If you’re a person of color: I know we are past apologies, but I am sorry. I am here, I am listening, I am learning as best I can. I promise you, I am going to milk this white privilege for all its worth in as many ways as I can. I admit I’m new at this, and I’m sorry for that. I’m usually side-liner to the drama in politics.

But democracy doesn’t just belong to those who show up. It belongs to those who make others show up, too.

So no, I’m not proud to be an American tonight. I’m not particularly pleased to be a white protestant woman tonight, either, and frankly after hearing Hillary Clinton’s concession speech I pretty much want her to be our president now more than ever.


I realize that’s not going to happen. She had her chance, and she didn’t win it. I’m still going to stand with her, though: we are stronger together than we are divided. 

Republicans: there is a lot of weight on you in this. I disagree with pretty much everything Trump stands for, and I’m horrified about what he could do for our work to quite literally save our planet. I wish you wisdom and patience and success in leading our country well. Democrats and everyone else: this is not the end. The presidency exists with a set of checks and balances for a reason. Policy changes take a lot of time, and mid-term elections are less than two years away.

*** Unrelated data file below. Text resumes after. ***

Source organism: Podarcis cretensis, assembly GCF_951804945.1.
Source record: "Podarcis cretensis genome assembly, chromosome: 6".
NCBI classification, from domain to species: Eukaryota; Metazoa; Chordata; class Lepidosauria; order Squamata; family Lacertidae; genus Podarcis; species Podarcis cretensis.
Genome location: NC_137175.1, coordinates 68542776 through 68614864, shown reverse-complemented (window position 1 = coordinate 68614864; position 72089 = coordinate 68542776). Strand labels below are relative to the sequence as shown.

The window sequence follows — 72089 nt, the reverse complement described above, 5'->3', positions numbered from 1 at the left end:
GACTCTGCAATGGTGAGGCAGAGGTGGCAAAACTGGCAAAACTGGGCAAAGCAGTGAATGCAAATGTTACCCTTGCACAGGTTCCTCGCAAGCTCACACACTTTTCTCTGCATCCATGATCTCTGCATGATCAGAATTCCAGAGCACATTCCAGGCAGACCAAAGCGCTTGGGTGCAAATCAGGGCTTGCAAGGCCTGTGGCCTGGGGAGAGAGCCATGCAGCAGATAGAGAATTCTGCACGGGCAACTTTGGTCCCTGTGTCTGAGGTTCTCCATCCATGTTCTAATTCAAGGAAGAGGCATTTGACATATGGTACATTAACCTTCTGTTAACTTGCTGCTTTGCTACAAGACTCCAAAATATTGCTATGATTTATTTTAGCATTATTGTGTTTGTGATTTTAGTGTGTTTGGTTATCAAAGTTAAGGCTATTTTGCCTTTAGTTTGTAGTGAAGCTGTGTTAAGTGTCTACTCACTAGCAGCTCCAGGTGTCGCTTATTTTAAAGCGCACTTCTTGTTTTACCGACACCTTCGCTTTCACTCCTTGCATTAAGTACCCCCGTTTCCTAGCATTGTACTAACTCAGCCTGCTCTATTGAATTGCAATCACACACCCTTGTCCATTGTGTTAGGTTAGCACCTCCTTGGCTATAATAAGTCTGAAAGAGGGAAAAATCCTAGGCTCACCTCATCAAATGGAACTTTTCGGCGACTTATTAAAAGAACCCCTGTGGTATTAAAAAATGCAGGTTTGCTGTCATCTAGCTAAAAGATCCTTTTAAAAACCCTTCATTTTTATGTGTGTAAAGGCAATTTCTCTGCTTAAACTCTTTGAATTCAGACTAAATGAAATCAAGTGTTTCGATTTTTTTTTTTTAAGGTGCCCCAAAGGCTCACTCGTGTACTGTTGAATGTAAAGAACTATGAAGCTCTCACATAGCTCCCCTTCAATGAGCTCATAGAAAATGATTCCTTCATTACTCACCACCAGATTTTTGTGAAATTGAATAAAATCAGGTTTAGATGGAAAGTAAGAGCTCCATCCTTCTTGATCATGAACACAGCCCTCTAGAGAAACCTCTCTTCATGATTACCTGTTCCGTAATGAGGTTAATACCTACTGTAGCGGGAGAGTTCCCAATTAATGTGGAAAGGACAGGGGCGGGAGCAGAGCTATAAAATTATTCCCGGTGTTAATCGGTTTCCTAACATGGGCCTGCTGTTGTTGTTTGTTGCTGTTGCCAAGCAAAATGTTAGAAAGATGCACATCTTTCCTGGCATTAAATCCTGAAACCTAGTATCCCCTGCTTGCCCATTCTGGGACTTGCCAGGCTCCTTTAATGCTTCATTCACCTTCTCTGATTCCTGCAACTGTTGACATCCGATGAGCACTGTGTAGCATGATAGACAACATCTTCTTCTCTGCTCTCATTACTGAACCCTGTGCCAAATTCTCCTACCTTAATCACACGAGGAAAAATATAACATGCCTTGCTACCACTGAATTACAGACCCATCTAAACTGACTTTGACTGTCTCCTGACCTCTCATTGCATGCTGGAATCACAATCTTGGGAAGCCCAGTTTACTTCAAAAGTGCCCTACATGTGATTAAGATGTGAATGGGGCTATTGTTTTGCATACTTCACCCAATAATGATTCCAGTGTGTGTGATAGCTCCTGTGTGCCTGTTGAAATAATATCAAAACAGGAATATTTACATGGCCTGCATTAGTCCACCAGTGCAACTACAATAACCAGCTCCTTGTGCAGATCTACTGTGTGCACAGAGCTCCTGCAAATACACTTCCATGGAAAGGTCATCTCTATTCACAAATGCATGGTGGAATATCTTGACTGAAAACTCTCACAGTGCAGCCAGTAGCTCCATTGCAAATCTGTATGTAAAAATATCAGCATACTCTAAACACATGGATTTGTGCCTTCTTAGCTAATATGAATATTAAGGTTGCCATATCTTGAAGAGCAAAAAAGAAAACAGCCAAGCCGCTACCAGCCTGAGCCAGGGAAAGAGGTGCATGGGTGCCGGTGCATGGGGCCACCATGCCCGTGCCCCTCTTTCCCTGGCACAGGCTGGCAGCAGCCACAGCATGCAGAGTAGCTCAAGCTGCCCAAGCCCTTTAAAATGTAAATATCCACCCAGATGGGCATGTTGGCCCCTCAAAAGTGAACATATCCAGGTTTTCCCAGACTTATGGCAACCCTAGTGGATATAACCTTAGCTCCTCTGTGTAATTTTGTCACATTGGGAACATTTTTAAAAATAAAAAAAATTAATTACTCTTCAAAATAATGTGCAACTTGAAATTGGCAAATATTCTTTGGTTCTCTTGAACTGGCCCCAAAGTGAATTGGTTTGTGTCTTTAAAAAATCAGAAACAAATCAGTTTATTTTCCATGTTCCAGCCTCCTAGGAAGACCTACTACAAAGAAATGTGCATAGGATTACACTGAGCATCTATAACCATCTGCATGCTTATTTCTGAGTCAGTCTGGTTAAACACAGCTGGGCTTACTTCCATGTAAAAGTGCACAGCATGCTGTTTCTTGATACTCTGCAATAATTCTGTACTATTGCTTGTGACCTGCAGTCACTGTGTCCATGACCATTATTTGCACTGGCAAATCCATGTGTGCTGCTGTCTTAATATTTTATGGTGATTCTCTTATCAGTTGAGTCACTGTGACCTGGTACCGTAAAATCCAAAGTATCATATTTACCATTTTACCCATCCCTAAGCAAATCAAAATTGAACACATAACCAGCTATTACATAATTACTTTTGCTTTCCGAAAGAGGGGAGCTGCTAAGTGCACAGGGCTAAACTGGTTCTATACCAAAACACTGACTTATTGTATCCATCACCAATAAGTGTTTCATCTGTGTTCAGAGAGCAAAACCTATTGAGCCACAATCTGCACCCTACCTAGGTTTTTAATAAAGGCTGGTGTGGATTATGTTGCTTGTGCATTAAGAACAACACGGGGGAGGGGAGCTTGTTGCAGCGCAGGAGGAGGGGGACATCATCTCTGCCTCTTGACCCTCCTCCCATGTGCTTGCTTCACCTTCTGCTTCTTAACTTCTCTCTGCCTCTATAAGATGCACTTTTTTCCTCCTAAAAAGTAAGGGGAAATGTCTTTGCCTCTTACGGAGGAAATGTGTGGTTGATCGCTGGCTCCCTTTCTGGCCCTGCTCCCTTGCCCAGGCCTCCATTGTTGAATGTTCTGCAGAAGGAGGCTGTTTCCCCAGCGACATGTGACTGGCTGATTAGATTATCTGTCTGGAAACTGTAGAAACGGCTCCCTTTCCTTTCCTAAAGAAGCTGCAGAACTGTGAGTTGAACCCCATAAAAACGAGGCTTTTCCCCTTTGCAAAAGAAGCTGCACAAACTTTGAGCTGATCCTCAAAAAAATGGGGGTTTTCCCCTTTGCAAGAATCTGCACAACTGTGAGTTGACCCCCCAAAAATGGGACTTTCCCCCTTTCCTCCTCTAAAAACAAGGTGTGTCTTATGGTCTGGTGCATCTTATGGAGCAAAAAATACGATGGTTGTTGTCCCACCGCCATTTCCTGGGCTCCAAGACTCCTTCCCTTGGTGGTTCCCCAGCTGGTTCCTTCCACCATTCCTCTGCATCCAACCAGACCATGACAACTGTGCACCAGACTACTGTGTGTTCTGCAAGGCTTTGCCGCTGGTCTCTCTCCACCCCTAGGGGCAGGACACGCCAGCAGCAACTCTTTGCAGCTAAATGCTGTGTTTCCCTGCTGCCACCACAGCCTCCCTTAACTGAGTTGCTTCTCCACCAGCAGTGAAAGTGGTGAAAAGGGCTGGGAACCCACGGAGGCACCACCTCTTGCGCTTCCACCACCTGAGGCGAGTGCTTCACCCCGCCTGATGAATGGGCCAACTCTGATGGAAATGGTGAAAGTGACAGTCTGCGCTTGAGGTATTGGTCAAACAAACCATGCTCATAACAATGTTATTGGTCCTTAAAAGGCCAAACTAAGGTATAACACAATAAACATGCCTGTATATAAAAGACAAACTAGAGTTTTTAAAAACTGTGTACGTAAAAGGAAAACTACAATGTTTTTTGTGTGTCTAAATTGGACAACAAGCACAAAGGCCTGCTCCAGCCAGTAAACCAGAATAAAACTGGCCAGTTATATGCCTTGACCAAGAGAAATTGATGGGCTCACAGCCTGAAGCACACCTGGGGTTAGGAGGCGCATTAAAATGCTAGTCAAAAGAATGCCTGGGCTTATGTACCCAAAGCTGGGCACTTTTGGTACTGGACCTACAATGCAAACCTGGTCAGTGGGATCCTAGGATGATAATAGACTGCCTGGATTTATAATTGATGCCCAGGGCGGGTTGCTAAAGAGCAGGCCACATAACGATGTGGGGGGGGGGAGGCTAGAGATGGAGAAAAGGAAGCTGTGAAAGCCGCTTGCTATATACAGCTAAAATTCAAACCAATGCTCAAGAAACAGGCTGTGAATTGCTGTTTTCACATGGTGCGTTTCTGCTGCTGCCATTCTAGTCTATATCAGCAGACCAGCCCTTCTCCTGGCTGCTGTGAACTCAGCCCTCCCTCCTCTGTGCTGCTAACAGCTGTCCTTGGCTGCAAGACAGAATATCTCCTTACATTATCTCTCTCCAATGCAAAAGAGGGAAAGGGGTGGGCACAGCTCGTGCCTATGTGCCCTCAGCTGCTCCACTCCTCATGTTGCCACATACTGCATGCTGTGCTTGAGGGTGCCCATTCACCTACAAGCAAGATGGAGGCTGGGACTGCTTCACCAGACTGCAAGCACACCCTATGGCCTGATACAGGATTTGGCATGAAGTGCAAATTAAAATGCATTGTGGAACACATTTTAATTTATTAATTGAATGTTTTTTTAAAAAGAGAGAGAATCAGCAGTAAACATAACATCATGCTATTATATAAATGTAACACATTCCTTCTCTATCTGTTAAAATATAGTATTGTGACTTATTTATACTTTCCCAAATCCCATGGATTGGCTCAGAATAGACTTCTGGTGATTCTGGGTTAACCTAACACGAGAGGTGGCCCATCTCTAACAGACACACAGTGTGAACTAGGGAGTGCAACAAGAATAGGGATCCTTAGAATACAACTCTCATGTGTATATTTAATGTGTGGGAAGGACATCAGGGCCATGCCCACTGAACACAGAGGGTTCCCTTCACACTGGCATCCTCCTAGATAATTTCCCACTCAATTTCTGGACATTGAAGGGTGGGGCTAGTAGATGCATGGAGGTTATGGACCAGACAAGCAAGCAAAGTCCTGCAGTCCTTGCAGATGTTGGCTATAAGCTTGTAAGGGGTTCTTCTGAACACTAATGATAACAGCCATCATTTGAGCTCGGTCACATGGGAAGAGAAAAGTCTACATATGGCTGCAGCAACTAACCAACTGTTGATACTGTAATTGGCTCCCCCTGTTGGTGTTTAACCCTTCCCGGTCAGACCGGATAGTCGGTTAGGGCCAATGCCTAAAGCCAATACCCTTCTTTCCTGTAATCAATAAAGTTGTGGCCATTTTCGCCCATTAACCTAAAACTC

These years are not going to be easy on any political party. Everyone has some major regrouping to do. But these years are going to be even harder on all minorities, from people of color to the LGBTQ communities to any and all with disabilities. We need to listen. We need to empathize. Change starts on the individual level, within each of our communities. We are still Americans, whatever our thoughts on Trump’s presidency, and if we want to keep this messy country of ours moving forward instead of slipping into the past we need to pay attention to who our neighbors really are.